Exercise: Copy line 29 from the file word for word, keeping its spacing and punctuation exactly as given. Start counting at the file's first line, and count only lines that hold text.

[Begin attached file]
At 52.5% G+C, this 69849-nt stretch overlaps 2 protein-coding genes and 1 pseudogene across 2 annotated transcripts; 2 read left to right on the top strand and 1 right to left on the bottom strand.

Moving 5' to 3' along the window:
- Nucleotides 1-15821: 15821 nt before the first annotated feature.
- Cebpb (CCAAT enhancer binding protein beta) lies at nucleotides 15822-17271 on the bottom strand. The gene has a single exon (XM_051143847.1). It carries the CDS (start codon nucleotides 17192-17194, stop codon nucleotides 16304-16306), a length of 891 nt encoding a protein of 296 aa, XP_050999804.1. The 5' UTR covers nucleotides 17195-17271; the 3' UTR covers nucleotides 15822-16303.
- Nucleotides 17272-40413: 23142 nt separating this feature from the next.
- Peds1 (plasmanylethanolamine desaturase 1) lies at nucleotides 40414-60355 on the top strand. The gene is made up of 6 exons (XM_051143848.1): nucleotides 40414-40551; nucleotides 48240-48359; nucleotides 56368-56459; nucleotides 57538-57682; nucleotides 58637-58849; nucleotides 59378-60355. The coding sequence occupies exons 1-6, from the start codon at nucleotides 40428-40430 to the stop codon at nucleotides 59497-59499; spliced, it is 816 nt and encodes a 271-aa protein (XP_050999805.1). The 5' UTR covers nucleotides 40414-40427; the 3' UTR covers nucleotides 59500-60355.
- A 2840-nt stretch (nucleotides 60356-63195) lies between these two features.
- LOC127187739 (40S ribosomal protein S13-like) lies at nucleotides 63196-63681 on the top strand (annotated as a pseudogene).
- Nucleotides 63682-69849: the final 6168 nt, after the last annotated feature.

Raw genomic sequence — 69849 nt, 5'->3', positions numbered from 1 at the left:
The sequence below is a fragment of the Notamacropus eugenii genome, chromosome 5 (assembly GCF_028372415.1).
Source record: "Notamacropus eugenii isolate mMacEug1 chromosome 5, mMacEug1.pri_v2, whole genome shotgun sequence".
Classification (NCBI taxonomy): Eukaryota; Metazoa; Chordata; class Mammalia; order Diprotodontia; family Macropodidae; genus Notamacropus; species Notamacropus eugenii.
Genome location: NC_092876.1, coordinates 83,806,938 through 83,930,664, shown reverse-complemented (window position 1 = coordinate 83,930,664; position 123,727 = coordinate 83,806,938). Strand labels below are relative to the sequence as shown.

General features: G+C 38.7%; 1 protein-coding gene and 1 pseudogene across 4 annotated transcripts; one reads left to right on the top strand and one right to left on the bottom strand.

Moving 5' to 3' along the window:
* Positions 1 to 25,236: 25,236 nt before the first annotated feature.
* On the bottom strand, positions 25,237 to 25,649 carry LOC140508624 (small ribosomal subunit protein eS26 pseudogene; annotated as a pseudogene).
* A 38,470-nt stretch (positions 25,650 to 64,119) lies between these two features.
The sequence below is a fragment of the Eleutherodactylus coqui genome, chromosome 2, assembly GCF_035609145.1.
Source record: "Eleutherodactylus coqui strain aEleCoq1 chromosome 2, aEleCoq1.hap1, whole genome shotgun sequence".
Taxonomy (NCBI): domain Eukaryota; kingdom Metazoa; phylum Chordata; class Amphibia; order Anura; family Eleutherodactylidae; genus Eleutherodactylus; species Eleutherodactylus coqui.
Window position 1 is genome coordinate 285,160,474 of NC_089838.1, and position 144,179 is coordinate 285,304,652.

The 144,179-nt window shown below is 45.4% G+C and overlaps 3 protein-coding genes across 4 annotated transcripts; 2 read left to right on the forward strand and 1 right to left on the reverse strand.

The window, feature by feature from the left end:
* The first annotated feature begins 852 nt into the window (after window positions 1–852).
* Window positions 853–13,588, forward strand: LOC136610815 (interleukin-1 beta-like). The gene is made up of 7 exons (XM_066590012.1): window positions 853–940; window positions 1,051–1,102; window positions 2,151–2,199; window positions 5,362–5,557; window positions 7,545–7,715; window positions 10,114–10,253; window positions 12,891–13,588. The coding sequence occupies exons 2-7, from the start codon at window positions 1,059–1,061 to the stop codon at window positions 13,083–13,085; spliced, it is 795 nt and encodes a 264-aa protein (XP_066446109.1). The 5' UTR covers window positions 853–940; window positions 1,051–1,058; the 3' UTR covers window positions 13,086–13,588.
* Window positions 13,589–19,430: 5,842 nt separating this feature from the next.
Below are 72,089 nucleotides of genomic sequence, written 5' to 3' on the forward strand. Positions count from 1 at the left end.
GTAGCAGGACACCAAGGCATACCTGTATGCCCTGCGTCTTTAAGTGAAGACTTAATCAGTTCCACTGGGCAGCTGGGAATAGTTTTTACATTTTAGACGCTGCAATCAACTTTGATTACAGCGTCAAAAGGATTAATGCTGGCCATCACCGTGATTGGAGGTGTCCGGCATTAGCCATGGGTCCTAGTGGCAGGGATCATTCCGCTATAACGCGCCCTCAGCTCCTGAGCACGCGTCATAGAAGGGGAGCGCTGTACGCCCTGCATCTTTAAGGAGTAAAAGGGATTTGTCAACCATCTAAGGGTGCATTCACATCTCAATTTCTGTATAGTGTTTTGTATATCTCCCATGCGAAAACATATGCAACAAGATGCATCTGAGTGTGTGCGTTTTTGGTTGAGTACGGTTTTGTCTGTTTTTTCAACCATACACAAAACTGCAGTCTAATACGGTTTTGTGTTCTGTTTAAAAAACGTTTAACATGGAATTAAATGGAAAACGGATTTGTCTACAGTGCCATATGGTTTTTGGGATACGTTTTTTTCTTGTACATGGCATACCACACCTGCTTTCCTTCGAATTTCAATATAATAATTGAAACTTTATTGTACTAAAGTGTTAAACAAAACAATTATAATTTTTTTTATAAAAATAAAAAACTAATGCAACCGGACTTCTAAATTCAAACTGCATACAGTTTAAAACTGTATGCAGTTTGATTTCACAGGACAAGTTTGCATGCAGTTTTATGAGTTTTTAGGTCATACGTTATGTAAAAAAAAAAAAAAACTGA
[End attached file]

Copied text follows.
Below are 72,089 nucleotides of genomic sequence, written 5' to 3' on the forward strand. Positions count from 1 at the left end.